During the Civil War Makhno played an important role in the defeat of General Anton Denikin in 1919 and General Peter Wrangel in 1920.

Makhno's decision to set up an Anarchist society in the Ukraine resulted in him being attacked by the Red Army. In August, 1921, Nestor Makhno was forced to leave Russia.

After the Russian Revolution the United States government decided to deport Emma Goldman to Russia from the United States. As an anarchist, Goldman was repelled by the Bolshevik dictatorship and after marrying a Welsh miner she managed to obtain British citizenship. Her books, My Disillusionment in Russia (1923) and My Further Disillusionment in Russia (1924) helped to turn a large number of socialists against the Bolshevik government.

The Russian anarchist, Vsevolod Volin, wrote a libertarian history of the Russian Revolution, entitled The Unknown Revolution, that was published in French in 1947 and English in 1954. Victor Serge was another anarchist who wrote about the revolution. His most famous book was Memoirs of a Revolutionary (1951).

Primary Sources

(1) Alexander Herzen, The Bell (1865)

Social progress is possible only under complete republican freedom, under full democratic equality. A republic that would not lead to Socialism seems an absurdity to us - a transitional stage regarding itself as the goal. On the other hand, Socialism which might try to dispense with political freedom would rapidly degenerate into an autocratic Communism.

(2) Mikhail Bakunin and Sergi Nechayev, Catechism of a Revolutionist(1869)

The Revolutionist is a doomed man. He has no private interests, no affairs, sentiments, ties, property nor even a name of his own. His entire being is devoured by one purpose, one thought, one passion - the revolution. Heart and soul, not merely by word but by deed, he has severed every link with the social order and with the entire civilized world; with the laws, good manners, conventions, and morality of that world. He is its merciless enemy and continues to inhabit it with only one purpose - to destroy it.

He despises public opinion. He hates and despises the social morality of his time, its motives and manifestations. Everything which promotes the success of the revolution is moral, everything which hinders it is immoral. The nature of the true revolutionist excludes all romanticism, all tenderness, all ecstasy, all love.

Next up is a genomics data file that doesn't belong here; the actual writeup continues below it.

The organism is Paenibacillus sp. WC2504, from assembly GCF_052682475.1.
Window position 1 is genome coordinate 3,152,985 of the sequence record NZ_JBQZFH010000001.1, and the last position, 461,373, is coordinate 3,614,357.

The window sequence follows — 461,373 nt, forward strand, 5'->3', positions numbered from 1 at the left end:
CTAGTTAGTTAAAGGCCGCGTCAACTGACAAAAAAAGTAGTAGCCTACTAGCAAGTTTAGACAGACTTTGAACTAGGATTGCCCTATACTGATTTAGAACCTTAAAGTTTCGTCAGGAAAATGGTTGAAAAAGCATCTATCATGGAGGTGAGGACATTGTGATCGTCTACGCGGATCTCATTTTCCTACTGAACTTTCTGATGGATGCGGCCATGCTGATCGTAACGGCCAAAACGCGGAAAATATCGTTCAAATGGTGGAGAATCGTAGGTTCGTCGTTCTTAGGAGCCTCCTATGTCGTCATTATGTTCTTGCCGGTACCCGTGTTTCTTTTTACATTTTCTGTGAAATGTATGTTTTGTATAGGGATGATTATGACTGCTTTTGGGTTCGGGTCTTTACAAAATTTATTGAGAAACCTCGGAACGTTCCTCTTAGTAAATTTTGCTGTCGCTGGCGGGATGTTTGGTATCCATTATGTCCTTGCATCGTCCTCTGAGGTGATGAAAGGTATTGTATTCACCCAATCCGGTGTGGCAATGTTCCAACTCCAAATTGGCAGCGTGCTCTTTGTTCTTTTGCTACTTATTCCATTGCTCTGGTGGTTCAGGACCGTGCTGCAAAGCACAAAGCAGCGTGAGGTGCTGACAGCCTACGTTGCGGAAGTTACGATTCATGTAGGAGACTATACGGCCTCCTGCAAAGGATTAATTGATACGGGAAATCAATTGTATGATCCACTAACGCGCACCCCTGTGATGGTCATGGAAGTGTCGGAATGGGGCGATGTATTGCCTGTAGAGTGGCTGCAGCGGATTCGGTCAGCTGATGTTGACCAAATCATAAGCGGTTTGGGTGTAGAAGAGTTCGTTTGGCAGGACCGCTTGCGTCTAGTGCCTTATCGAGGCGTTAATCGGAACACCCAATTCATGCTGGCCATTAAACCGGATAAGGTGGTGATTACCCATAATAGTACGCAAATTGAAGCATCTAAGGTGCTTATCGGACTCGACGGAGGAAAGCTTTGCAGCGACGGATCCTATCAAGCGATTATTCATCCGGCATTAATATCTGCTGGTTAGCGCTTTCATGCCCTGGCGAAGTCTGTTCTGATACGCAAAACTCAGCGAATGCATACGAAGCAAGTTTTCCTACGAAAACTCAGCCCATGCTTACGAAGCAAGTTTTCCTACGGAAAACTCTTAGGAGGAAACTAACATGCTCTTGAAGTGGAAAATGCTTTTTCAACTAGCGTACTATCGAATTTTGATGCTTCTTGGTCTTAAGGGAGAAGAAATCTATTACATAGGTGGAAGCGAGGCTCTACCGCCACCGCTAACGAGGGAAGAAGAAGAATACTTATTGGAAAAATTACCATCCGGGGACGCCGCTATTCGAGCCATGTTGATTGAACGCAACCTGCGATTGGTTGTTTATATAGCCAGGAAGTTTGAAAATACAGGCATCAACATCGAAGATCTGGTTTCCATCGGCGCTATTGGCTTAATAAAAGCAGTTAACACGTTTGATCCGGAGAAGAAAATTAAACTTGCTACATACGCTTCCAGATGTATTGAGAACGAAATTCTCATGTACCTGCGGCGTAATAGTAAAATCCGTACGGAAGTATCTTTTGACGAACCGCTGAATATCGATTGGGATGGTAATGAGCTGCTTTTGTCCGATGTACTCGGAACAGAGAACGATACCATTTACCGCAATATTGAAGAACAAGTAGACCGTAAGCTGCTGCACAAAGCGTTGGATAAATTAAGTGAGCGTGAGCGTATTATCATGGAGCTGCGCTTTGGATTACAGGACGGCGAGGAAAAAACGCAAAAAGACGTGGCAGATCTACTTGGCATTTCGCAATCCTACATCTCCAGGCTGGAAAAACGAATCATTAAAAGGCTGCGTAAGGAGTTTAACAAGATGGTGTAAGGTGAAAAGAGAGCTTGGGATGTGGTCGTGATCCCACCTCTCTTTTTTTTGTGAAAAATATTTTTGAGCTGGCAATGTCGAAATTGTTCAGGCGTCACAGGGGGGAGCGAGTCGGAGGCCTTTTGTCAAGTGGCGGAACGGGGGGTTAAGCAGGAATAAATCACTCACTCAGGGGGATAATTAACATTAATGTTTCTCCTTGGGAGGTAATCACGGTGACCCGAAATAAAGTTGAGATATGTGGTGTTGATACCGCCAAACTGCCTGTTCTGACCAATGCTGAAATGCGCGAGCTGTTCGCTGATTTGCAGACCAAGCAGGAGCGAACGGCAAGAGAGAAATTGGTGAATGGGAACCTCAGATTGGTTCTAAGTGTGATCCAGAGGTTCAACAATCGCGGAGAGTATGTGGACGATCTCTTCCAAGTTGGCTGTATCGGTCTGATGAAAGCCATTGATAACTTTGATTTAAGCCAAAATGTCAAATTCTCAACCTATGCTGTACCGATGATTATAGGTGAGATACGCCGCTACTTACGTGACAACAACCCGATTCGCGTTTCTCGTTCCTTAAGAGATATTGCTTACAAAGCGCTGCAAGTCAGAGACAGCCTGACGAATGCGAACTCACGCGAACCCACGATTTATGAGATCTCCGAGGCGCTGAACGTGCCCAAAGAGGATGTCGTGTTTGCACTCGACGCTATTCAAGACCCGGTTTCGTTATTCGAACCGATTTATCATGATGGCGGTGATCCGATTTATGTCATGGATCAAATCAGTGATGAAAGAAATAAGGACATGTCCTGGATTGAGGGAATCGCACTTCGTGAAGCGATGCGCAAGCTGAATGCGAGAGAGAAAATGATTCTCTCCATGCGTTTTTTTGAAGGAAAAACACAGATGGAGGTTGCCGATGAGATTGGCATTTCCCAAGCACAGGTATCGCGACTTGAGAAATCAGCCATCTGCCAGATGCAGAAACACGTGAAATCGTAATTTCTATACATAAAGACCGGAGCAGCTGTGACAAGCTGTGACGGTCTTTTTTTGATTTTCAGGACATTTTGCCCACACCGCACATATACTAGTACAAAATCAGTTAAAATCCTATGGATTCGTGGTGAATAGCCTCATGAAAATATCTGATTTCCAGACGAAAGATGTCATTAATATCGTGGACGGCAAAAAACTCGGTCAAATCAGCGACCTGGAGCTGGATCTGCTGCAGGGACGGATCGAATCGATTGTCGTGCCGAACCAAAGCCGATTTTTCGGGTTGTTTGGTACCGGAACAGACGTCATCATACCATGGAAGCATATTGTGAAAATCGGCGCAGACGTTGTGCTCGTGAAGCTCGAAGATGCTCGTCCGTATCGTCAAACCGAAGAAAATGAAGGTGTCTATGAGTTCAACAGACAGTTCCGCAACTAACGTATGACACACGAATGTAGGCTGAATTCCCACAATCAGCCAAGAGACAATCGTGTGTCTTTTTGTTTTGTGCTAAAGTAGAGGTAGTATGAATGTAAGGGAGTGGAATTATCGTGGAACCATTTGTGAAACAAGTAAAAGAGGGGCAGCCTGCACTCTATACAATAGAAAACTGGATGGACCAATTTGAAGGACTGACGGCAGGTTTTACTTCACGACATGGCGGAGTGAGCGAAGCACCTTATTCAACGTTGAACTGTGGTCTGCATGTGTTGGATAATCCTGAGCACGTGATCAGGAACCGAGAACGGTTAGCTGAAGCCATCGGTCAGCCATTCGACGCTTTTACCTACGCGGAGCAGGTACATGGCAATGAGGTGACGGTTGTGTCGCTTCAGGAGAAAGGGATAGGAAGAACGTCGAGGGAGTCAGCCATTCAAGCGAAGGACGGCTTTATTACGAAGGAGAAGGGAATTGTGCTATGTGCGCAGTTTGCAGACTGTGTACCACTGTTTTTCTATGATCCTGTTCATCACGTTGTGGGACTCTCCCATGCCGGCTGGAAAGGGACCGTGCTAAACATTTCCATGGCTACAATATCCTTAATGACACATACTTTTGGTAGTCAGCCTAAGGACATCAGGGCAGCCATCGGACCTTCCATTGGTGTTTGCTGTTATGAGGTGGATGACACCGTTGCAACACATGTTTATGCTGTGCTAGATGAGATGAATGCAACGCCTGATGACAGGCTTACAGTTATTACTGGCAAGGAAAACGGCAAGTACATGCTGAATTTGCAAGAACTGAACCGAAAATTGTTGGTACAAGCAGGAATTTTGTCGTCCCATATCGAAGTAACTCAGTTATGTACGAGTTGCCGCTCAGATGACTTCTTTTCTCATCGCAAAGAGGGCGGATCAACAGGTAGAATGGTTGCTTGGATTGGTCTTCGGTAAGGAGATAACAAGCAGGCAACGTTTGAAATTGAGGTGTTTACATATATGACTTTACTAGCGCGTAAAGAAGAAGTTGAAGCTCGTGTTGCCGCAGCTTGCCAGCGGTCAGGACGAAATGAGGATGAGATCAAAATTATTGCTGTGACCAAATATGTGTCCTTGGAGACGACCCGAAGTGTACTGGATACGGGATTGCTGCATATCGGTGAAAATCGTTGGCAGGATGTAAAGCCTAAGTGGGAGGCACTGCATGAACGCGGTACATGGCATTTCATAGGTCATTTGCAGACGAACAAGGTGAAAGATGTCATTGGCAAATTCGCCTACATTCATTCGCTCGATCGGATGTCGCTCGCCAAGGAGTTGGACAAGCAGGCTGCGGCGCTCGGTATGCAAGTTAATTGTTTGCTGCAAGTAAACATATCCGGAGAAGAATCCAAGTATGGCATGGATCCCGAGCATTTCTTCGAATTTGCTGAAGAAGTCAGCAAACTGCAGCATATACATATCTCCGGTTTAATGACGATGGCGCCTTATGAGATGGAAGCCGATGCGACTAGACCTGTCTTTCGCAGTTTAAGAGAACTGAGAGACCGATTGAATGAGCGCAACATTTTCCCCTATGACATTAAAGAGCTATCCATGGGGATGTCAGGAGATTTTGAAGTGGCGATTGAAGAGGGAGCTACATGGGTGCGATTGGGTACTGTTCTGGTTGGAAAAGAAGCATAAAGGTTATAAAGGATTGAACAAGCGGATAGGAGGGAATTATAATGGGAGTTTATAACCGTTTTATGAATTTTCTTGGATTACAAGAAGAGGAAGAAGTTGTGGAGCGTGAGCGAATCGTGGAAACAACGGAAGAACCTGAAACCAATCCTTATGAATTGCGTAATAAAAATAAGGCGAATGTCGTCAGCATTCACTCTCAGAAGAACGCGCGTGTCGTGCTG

(3) Mikhail Bakunin, Marxism, Freedom and the State (1871)

I am a passionate seeker after Truth and a not less passionate enemy of the malignant fictions used by the "Party of Order", the official representatives of all turpitudes, religious, metaphysical, political, judicial, economic, and social, present and past, to brutalise and enslave the world; I am a fanatical lover of Liberty; considering it as the only medium in which can develop intelligence, dignity, and the happiness of man; not official "Liberty", licensed, measured and regulated by the State, a falsehood representing the privileges of a few resting on the slavery of everybody else; not the individual liberty, selfish, mean, and fictitious advanced by the school of Rousseau and all other schools of bourgeois Liberalism, which considers the rights of the individual as limited by the rights of the State, and therefore necessarily results in the reduction of the rights of the individual to zero.

No, I mean the only liberty which is truly worthy of the name, the liberty which consists in the full development of all the material, intellectual and moral powers which are to be found as faculties latent in everybody, the liberty which recognises no other restrictions than those which are traced for us by the laws of our own nature; so that properly speaking there are no restrictions, since these laws are not imposed on us by some outside legislator, beside us or above us; they are immanent in us, inherent, constituting the very basis of our being, material as well as intellectual and moral; instead, therefore, of finding them a limit, we must consider them as the real conditions and effective reason for our liberty.

(4) Peter Lavrov, To the Russian Revolutionary Youth (1874)